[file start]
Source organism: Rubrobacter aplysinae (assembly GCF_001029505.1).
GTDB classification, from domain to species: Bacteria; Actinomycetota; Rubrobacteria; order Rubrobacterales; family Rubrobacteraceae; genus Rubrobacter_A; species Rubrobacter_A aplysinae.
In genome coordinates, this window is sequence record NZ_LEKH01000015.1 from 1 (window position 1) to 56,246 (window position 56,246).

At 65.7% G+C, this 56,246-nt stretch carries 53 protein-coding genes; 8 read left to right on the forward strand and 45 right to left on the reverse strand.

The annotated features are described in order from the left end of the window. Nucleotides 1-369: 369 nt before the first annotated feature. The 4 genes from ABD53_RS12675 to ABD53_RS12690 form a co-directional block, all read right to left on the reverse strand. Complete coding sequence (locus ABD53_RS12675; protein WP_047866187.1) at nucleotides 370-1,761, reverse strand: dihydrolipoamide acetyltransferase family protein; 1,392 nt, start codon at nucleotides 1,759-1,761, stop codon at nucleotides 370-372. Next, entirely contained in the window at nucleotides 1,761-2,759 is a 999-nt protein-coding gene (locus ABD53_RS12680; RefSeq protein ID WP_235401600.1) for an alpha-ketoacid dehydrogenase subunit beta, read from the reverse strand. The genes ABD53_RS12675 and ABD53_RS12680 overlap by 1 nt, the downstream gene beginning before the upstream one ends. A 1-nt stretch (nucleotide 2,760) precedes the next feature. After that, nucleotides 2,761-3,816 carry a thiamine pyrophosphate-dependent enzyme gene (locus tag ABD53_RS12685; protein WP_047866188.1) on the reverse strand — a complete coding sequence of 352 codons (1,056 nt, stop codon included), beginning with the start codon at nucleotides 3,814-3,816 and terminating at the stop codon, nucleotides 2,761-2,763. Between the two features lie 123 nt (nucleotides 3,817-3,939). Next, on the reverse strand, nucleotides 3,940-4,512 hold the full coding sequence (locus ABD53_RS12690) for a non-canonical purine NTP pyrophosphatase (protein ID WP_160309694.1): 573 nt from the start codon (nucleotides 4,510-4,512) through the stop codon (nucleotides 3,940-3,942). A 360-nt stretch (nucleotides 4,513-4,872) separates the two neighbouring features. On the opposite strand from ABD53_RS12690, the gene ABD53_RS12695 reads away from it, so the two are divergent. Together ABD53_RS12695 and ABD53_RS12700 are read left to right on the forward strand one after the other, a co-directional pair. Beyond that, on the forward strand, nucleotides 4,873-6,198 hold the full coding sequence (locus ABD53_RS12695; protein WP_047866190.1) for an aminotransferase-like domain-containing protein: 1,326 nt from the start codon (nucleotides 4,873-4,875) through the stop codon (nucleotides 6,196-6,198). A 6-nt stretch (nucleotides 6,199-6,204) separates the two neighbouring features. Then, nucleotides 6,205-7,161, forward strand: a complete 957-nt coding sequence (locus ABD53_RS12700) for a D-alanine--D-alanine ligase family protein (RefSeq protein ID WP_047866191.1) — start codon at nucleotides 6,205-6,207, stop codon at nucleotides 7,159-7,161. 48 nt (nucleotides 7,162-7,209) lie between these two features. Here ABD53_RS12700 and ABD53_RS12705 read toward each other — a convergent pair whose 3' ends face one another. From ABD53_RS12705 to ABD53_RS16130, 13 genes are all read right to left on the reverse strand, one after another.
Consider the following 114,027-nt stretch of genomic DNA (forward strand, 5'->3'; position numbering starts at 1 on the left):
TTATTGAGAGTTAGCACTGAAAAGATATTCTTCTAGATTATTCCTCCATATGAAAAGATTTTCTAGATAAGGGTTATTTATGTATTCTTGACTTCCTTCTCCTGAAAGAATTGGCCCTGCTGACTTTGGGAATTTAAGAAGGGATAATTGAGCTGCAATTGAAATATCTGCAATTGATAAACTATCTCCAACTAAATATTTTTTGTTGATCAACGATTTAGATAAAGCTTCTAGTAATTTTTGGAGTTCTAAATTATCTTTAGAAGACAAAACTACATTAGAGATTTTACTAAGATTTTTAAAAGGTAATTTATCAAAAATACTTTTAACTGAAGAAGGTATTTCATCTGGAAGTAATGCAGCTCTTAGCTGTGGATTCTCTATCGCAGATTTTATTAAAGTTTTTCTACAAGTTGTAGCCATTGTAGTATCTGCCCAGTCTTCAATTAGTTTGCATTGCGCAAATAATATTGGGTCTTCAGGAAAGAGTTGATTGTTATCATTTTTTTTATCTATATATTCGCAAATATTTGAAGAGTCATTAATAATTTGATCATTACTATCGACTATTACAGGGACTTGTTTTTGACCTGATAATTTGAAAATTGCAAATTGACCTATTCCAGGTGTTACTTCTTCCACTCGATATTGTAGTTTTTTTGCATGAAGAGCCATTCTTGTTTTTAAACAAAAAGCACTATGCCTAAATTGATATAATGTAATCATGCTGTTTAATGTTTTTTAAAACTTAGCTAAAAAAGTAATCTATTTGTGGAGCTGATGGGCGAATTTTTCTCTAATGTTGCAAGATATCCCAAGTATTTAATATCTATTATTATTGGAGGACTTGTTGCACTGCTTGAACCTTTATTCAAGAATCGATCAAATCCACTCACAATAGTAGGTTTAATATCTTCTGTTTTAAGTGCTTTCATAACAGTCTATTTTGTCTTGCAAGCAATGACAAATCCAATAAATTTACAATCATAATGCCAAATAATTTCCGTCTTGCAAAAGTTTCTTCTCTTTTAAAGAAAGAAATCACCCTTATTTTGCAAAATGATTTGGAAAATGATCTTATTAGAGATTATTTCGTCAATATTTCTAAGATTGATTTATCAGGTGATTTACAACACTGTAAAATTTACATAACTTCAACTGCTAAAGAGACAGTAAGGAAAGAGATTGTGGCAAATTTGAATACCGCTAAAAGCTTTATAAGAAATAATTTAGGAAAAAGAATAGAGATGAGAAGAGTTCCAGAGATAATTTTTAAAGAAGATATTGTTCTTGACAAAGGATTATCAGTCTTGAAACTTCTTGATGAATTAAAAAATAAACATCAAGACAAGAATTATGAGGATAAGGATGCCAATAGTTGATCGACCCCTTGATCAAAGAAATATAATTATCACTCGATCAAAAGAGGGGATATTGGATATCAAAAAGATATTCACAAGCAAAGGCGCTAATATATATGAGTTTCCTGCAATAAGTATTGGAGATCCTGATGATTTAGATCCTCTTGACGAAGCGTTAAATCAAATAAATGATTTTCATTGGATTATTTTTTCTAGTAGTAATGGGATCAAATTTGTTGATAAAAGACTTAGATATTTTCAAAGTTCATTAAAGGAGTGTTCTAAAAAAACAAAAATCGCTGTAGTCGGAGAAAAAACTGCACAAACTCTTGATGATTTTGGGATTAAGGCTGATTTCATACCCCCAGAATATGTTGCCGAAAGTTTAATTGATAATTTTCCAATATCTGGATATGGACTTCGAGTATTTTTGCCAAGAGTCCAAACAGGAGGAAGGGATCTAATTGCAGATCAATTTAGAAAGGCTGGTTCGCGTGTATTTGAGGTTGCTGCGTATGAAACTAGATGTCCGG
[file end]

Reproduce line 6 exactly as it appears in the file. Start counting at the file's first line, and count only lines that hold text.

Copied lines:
Consider the following 114,027-nt stretch of genomic DNA (forward strand, 5'->3'; position numbering starts at 1 on the left):